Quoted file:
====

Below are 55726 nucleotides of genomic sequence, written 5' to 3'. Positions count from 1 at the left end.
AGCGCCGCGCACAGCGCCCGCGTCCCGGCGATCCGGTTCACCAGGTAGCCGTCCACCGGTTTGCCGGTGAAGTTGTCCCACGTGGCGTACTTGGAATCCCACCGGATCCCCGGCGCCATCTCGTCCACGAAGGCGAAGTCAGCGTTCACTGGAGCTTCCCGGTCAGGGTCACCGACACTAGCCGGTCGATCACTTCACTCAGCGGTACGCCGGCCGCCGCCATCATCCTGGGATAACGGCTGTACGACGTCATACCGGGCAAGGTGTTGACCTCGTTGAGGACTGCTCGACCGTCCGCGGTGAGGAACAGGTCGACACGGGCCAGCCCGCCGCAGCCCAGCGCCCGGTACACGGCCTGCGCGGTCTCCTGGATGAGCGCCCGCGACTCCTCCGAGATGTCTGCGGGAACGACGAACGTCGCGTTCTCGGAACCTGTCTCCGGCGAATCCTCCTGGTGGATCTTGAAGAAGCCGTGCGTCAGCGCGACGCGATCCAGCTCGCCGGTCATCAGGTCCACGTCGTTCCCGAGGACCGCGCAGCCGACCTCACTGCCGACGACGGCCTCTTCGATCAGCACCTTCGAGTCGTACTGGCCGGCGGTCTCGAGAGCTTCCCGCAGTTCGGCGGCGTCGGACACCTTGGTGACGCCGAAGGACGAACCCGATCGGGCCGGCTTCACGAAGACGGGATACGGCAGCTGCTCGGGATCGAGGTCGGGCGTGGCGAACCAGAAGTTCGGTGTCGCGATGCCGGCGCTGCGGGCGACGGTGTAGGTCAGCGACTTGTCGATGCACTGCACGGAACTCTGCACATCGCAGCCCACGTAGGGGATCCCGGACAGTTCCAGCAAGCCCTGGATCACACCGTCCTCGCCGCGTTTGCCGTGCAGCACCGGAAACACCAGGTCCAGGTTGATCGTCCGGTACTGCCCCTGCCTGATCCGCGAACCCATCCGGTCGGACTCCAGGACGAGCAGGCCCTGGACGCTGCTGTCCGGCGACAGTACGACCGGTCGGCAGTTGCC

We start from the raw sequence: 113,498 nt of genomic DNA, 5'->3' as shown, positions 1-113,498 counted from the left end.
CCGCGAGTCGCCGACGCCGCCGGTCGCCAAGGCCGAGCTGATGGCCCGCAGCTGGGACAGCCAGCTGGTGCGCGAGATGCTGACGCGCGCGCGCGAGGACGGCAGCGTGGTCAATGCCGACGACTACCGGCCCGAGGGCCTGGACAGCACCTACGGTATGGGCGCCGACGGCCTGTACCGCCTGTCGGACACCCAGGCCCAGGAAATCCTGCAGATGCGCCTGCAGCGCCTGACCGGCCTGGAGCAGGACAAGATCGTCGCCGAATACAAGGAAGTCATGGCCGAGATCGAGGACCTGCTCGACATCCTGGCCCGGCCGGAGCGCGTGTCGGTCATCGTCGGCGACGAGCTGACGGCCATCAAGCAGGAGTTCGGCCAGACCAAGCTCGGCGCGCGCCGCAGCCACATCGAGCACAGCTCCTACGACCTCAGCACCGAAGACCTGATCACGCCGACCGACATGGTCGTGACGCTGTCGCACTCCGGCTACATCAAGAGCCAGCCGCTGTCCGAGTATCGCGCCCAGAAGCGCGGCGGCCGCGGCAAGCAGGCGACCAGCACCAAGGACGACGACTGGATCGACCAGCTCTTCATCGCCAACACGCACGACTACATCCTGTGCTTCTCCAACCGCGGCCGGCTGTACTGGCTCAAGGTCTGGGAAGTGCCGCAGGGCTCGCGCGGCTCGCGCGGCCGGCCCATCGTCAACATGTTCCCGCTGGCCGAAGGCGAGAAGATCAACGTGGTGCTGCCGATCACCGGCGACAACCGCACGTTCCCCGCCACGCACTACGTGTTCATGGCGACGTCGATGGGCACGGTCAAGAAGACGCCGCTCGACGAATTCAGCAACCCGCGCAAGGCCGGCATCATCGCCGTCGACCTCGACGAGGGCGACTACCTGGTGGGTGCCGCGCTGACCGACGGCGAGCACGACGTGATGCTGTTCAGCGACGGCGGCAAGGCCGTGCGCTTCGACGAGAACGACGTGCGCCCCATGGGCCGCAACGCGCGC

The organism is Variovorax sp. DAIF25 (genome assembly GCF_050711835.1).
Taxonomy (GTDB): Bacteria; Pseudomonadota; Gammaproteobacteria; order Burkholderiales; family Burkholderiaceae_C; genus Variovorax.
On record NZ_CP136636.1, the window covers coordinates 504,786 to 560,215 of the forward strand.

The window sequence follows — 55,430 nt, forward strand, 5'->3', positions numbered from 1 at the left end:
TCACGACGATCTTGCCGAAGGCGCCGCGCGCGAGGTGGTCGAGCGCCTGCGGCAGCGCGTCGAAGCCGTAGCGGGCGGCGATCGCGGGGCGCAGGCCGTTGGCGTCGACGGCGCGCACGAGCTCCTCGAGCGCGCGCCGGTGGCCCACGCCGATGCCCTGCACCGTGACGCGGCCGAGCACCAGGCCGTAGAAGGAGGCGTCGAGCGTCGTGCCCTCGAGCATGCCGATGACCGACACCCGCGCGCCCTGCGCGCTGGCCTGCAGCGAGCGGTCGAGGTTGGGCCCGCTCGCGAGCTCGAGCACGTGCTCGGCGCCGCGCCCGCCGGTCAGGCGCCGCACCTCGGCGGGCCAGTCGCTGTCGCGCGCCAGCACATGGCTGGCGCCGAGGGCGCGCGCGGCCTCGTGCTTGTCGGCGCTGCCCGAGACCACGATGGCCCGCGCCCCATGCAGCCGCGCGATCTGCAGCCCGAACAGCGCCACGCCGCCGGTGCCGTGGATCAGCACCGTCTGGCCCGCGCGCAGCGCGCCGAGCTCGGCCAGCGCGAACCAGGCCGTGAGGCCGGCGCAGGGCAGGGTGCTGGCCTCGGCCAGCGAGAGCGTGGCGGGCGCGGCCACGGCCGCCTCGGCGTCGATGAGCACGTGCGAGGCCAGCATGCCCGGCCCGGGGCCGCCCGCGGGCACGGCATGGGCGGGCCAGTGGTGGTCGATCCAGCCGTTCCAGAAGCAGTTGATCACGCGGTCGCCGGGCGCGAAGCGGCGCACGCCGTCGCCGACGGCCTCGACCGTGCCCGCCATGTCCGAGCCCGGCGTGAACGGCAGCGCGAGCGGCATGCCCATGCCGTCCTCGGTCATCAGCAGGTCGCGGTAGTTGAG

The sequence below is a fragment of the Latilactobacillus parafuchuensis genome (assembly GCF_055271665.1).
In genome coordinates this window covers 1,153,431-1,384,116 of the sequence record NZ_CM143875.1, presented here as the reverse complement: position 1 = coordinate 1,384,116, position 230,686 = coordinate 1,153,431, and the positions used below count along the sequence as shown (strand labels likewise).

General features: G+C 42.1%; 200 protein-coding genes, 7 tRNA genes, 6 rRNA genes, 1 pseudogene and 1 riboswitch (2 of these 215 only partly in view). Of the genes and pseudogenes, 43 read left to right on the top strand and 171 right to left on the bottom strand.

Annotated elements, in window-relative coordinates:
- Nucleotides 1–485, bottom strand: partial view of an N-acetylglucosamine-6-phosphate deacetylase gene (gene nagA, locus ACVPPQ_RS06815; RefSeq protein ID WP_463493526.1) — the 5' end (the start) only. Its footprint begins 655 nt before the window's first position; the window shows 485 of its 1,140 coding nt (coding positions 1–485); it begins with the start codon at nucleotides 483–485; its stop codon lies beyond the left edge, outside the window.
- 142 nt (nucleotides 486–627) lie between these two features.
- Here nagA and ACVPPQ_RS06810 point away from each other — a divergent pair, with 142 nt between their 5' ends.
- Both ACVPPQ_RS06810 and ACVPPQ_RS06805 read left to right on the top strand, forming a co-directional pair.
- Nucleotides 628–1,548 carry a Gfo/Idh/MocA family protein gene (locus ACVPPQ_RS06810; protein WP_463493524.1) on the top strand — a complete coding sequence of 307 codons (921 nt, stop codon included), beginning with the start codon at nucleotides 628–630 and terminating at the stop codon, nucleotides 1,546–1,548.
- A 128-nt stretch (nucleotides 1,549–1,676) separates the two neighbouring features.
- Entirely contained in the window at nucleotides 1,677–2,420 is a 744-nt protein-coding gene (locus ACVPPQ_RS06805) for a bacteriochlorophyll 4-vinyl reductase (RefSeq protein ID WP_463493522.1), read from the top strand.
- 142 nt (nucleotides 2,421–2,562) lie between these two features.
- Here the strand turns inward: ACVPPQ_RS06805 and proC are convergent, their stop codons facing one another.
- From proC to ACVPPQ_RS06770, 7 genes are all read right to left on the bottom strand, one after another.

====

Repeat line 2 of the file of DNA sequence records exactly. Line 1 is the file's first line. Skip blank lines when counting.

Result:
AGCGCCGCGCACAGCGCCCGCGTCCCGGCGATCCGGTTCACCAGGTAGCCGTCCACCGGTTTGCCGGTGAAGTTGTCCCACGTGGCGTACTTGGAATCCCACCGGATCCCCGGCGCCATCTCGTCCACGAAGGCGAAGTCAGCGTTCACTGGAGCTTCCCGGTCAGGGTCACCGACACTAGCCGGTCGATCACTTCACTCAGCGGTACGCCGGCCGCCGCCATCATCCTGGGATAACGGCTGTACGACGTCATACCGGGCAAGGTGTTGACCTCGTTGAGGACTGCTCGACCGTCCGCGGTGAGGAACAGGTCGACACGGGCCAGCCCGCCGCAGCCCAGCGCCCGGTACACGGCCTGCGCGGTCTCCTGGATGAGCGCCCGCGACTCCTCCGAGATGTCTGCGGGAACGACGAACGTCGCGTTCTCGGAACCTGTCTCCGGCGAATCCTCCTGGTGGATCTTGAAGAAGCCGTGCGTCAGCGCGACGCGATCCAGCTCGCCGGTCATCAGGTCCACGTCGTTCCCGAGGACCGCGCAGCCGACCTCACTGCCGACGACGGCCTCTTCGATCAGCACCTTCGAGTCGTACTGGCCGGCGGTCTCGAGAGCTTCCCGCAGTTCGGCGGCGTCGGACACCTTGGTGACGCCGAAGGACGAACCCGATCGGGCCGGCTTCACGAAGACGGGATACGGCAGCTGCTCGGGATCGAGGTCGGGCGTGGCGAACCAGAAGTTCGGTGTCGCGATGCCGGCGCTGCGGGCGACGGTGTAGGTCAGCGACTTGTCGATGCACTGCACGGAACTCTGCACATCGCAGCCCACGTAGGGGATCCCGGACAGTTCCAGCAAGCCCTGGATCACACCGTCCTCGCCGCGTTTGCCGTGCAGCACCGGAAACACCAGGTCCAGGTTGATCGTCCGGTACTGCCCCTGCCTGATCCGCGAACCCATCCGGTCGGACTCCAGGACGAGCAGGCCCTGGACGCTGCTGTCCGGCGACAGTACGACCGGTCGGCAGTTGCC